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Thread: My daughter is reading Machiavelli's "The Prince"

  1. #1
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    My daughter is reading Machiavelli's "The Prince"

    I look forward to some discussions!

    For those who think it's not "gun-related":

    The chief foundations of all states, new as well as old or composite, are good laws and good arms...

    Rome and Sparta stood for many ages armed and free. The Switzers are completely armed and quite free.
    Not that Niccolò was a fan of democracy; but he saw what he saw.

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    I'm reading that right now too. Interesting stuff! I gotta look up a lot of stuff for historical context.

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    One of my favorites. I read it twice when assigned, and several times again in college and for a few years later. My copy disintegrated 20 years ago or more, but I still think of some of the principals he espouses -- as recently as yesterday, in fact, I quoted him in a business meeting.
    Paul
    People have some respect for the complexity of technology. But almost every ignorant fool thinks he understands money and economics.

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    Quote Originally Posted by Loosedhorse View Post
    I look forward to some discussions!

    For those who think it's not "gun-related":

    Not that Niccolò was a fan of democracy; but he saw what he saw.

    I contend, maintain and accuse that forcing a child to read Machiavelli, Sun Tzu or von Clausewitz is a form of child abuse!!!! Not to mention a direct violation of the "Government Knows Best" act of 2000!

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    Are you familiar with the writings of Xiang Yu?
    Cogito me cogitare; ergo, cogito me esse.

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    No--poetry mostly, isn't it?

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    Sun Tzu is a little difficult for an adolescent, and I think von Clausewitz is almost unreadable in English. I don't read German so I don't know if it's the translation or his writing.

    Machiavelli, not so bad in a good translation. And it's a short book.
    Paul
    People have some respect for the complexity of technology. But almost every ignorant fool thinks he understands money and economics.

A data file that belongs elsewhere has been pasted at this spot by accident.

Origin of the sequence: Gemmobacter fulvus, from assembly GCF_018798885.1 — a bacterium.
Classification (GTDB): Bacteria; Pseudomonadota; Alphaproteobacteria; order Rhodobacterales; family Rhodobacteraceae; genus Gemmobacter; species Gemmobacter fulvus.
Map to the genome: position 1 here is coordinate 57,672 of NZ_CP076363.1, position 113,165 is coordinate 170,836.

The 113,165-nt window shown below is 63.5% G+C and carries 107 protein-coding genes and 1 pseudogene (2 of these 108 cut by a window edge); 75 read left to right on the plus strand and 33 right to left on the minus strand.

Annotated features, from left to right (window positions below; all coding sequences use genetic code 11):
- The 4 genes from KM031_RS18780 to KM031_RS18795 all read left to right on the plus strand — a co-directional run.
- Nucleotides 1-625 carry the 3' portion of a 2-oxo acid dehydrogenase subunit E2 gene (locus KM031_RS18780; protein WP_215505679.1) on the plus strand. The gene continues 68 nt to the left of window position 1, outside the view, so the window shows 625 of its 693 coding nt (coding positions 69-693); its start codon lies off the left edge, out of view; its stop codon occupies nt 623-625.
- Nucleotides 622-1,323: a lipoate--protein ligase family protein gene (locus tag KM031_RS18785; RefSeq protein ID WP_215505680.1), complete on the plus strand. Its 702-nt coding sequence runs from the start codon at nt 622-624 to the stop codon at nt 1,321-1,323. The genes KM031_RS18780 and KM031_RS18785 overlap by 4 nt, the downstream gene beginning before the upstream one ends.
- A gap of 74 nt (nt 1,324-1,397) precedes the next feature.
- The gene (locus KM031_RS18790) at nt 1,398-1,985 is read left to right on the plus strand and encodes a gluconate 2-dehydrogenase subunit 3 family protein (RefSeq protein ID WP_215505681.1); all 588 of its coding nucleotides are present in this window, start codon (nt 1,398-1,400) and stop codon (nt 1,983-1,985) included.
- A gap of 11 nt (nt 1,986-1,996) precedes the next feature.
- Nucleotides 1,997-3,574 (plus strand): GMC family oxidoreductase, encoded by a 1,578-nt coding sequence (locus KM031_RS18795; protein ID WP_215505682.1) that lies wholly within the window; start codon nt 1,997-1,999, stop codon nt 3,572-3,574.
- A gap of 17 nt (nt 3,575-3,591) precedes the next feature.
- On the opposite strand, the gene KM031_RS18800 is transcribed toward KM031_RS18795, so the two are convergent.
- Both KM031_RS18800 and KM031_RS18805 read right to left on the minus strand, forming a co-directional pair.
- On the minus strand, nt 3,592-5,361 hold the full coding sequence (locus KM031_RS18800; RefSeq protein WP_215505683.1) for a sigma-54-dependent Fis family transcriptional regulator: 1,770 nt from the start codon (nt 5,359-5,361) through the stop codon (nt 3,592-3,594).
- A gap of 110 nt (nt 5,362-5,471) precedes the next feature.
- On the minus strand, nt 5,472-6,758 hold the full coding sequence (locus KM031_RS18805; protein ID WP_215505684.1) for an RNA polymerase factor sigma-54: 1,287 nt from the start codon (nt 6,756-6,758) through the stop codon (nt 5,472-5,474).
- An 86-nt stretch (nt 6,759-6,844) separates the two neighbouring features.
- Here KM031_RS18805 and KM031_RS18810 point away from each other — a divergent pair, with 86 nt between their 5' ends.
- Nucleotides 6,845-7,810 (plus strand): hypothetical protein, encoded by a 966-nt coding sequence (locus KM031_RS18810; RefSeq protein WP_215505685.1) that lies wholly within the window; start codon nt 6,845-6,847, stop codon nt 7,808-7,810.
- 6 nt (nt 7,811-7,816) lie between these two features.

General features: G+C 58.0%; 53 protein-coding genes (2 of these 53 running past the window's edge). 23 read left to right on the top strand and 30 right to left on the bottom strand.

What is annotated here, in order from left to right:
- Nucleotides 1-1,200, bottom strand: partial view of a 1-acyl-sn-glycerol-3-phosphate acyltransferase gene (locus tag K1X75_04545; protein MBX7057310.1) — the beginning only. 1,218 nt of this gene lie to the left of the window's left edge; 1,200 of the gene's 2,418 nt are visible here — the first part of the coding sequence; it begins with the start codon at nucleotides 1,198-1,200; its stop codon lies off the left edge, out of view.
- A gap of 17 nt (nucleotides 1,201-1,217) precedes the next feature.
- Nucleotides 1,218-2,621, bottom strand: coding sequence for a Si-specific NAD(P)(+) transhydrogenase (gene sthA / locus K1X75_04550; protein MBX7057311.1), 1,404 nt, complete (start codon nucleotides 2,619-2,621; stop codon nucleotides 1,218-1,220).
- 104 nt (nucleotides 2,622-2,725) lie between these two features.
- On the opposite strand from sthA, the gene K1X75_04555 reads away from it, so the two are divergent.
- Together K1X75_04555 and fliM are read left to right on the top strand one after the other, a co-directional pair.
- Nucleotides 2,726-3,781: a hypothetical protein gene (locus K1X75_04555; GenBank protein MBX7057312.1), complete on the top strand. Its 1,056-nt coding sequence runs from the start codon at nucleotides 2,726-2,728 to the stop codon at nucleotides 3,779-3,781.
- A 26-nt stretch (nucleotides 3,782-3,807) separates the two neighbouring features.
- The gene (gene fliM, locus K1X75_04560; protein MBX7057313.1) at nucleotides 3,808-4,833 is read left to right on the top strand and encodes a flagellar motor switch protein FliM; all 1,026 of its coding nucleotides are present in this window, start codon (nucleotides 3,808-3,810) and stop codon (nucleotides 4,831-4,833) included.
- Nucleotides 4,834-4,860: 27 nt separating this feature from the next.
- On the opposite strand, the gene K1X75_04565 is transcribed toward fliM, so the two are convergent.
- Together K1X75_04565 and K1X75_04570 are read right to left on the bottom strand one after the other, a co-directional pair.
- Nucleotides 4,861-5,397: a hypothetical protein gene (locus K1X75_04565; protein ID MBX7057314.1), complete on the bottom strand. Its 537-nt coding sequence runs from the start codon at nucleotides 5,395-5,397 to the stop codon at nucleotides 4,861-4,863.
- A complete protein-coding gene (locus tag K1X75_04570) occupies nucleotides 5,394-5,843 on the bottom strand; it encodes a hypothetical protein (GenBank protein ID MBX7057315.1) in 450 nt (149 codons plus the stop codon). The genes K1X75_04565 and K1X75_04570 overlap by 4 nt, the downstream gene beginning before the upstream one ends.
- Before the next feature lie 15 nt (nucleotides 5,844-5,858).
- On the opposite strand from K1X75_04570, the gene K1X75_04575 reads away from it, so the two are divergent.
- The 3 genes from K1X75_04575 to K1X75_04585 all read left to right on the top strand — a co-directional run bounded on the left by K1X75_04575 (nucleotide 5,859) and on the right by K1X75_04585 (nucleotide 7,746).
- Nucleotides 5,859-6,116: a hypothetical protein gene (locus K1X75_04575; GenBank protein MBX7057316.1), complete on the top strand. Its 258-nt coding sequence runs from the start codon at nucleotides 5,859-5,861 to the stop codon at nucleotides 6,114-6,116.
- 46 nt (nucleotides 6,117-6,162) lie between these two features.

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    My understanding is that The Prince was written tongue-in-cheek to anger the Medici's. Machiavelli was a devoted Republican who was imprisoned and tortured by the Medici family. Most of the dirty tricks in the book were written to illustrate how the Medici's maintained power, and not at all as a guide to good government.

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    I've heard that, KB -- I also heard he wrote it to curry favor and avoid further confrontation. Perhaps, both... thinking they may not catch the sarcasm.

    Hundreds of years removed, who knows for sure, but it's entertaining and there is some very practical advice on some things.

    The one that has stuck with me all these years is -- when you have bad news or impose a negative condition, do it all at once. When you have good news or are dispensing favors, spread it out a little at a time. People remember the event more than the size of the good....

    Perhaps the first political spin doctor.
    Paul
    People have some respect for the complexity of technology. But almost every ignorant fool thinks he understands money and economics.

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    Quote Originally Posted by pmeisel View Post

    Perhaps the first political spin doctor.
    First published spin doctor. History is overloaded with political spin, do you really think the Romans allowed Jesus to be condemned to the cross by the Jews out of some sense of local authority?

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    It is arms-related, though The Prince couldn't be cited for literary support of an individual citizen's self-defense; Of polities united, called to arms, against the Turk or against Charles VIII and successors, it's more like a precursor to the 'well-regulated militia in defense of the State'-component of the RKBA. His heroes, a duke and a bishop, brothers, figuring prominently in the increased militarization of the condotierri (mercenaries) and citizens during wars of and between and amongst the city/papal-polities, and alleged often to have maimed and killed in response to bare insult (even one has been alleged to have murdered the other).

    As far as 'lessons learned', my though is that it may be cited in figures of speech, today, to validate, or indict, behavior, sometimes in the same way as folks cite Darwin, or, in asking, "Who's John Galt?". Expediency? Disbelief and resignation? I'm conflicted. He certainly observed behavior, posed questions, and left 'meaning' susceptible to alternatives, and the literary folks still argue about 'intent' and 'motivation'. 'Republican' may equate to 'anti-imperialism' at the same time that the term implies acceptance of an absolute despot in a city-state. The son of a republican family, living 'under' the authority of Lorenzo aka the Magnificent, a despot of Florence, naturally, would support a Borgia pope, with designs for a church likened to an imperial authority? An indictment? A love letter?